Monday, March 24, 2008

Workshop report, and, What's on the New Books Shelf

A little something for everyone today, both library/archives/museum practitioners and medical history buffs who couldn't care less about the inner workings of repositories.

First up: What's New on the New Books Shelf.
The OHSU Library has just cataloged two new titles of potential interest to you history of medicine fans out there. Post mortem : solving history's great medical mysteries by Philip A. Mackowiak (American College of Physicians, c2007), is a great contribution to the history of "Diseases of the Famous"--sometimes referred to as "Was Napoleon Murdered?" or "Who Is Buried in Grant's Tomb?" (maybe that's another topic--but you get the idea). Actually, there are more and better teasers in the book blurb itself:
Their lives changed history. Their deaths were mysteries, until now! Post-Mortem: Solving History's Great Medical Mysteries by Philip A. Mackowiak, MD, FACP, examines the controversial lives and deaths of 12 famous men and women. Post-Mortem answers vexing questions such as: Was Alexander the Great a victim of West Nile virus? What caused the gruesome final illness of King Herod? Was Joan of Arc mentally ill during her heresy trial? Could syphillis have made Beethoven deaf? Did Edgar Allan Poe drink himself to death? This new book also investigates the mysterious deaths of the Egyptian Pharaoh Akhenaten, the Greek statesman and general Pericles, the Roman Emperor Claudius, Christopher Columbus, Mozart, Florence Nightingale, and Booker T. Washington. Post-Mortem traces 3,500 years of medical history from the perspective of what contemporary physicians thought about the diseases of their renowned patients and how they might have treated them. It follows the case history format of today's clinical pathologic conferences, describing the characteristics of the illnesses in question, and bringing to life the medical history, social history, family history, and physical examination of their famous victims. Post-Mortem then sifts through the medical evidence, testing a wide range of diagnostic theories against the known facts and today's best scientific research, to arrive at the diagnosis most consistent with the illness described in the historic record.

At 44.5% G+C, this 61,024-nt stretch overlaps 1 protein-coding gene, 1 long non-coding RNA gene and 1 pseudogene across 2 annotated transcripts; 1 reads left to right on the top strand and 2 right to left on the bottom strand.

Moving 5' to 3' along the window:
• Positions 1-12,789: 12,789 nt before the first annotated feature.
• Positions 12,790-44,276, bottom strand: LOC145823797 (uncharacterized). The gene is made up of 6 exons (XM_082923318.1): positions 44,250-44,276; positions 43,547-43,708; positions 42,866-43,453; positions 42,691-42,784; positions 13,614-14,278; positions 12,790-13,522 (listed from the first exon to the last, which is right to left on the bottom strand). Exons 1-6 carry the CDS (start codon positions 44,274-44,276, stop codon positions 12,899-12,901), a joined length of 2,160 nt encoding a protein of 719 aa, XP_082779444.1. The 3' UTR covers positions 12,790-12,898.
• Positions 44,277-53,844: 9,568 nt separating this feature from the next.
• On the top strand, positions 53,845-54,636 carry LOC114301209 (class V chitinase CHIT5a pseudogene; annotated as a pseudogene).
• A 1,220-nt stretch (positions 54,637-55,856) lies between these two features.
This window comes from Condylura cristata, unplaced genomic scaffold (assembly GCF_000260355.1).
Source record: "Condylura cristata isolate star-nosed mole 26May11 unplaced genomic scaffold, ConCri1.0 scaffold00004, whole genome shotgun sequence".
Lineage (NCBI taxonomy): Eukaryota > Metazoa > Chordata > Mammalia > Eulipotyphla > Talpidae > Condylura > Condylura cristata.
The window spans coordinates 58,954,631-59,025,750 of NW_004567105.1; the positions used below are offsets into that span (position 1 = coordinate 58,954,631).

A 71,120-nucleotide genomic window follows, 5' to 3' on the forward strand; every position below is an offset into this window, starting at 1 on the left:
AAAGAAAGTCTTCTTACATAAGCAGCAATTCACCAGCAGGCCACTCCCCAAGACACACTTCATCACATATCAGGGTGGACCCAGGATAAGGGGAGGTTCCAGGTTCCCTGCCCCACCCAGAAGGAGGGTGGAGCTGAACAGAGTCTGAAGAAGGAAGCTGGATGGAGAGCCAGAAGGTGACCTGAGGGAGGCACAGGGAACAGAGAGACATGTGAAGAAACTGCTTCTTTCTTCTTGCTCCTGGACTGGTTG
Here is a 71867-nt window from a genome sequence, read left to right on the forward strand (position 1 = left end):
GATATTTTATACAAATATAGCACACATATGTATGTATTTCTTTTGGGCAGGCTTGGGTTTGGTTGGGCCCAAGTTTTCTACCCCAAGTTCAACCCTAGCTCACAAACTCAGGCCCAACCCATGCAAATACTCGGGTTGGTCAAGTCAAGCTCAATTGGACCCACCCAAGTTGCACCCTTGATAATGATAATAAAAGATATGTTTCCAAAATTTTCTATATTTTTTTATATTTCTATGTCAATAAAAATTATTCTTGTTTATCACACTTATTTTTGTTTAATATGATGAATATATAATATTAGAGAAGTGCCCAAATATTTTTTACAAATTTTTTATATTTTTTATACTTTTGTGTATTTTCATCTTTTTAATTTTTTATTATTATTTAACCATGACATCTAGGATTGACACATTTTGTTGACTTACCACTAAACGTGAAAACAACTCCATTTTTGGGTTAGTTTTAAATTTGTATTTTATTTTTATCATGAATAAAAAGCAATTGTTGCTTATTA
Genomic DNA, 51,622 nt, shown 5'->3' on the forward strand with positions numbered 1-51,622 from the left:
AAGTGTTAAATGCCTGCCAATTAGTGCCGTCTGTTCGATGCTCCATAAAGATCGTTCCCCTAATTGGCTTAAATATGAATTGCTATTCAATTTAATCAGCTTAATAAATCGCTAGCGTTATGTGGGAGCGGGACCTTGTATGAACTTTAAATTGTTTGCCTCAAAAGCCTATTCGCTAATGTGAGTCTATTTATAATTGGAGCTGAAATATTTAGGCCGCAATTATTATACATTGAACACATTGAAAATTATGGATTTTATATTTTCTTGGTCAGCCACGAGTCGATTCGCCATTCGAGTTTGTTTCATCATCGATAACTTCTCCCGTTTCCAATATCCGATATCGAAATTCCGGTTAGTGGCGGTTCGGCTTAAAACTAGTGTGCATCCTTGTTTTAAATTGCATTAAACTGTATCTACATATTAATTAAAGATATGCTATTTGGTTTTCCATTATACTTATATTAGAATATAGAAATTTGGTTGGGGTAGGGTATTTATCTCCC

The second interesting medical history title on today's new books shelf is Home visits : a return to the classical role of the physician by geriatrician Alfred E. Stillman (Radcliffe, c2007). Stillman, who is also co-founder of the Philadelphia-based Home Visit Doctors, records his experiences in caring for frail and elderly patients who simply cannot make it to doctors' offices--and who cannot get most doctors to come to them. A throwback to the early years of the twentieth century, the home visit is on the rise in some areas; Stillman's book can aid in studies comparing this "new" phenomenon with its early history.

Topic #2: Streaming Audio and SMIL for Oral Histories Workshop short report.
My first and most substantive comment is this: for those who curate oral history collections, collect oral histories, or think they might someday have to care for oral history materials in their collections, this workshop is a fantastic resource for learning about digital preservation and presentation of the audio and its corresponding transcript (if available). For video, Trevor Bond recommends outsourcing--unless you really want to invest in the technology and the staff resources. For most smaller repositories out there, this is surely excellent advice.

The really good news from Friday's workshop is that, for audio streaming and podcasting, it's really not that hard anymore. Many tools have come onto the market, including some free options, that make web presentation of audio feasible even for very small institutions. Some of the class was spent on discussions of digital audio best practices; for ongoing oral history projects, it's clear that quality recording at the point of creation leads to quality audio files for presentation. For legacy audio, there are programs to help with sound editing; removal of scratches and taps will become a matter of policy (how faithful should we be to the original recordings?) rather than one of technical feasibility.

At the end of the day, as we were getting a little punchy, Trevor took us on a tour of some oral history web sites, to apply "best practice" standards in reviewing design and accessibility. For those interested in a little visual inspiration, check out Historical Voices, a great compendium of sites utilizing audio files in web presentations.

I know I've been inspired, and I already have a pilot project in mind (so it's a good thing the Web Manager went with me!)....

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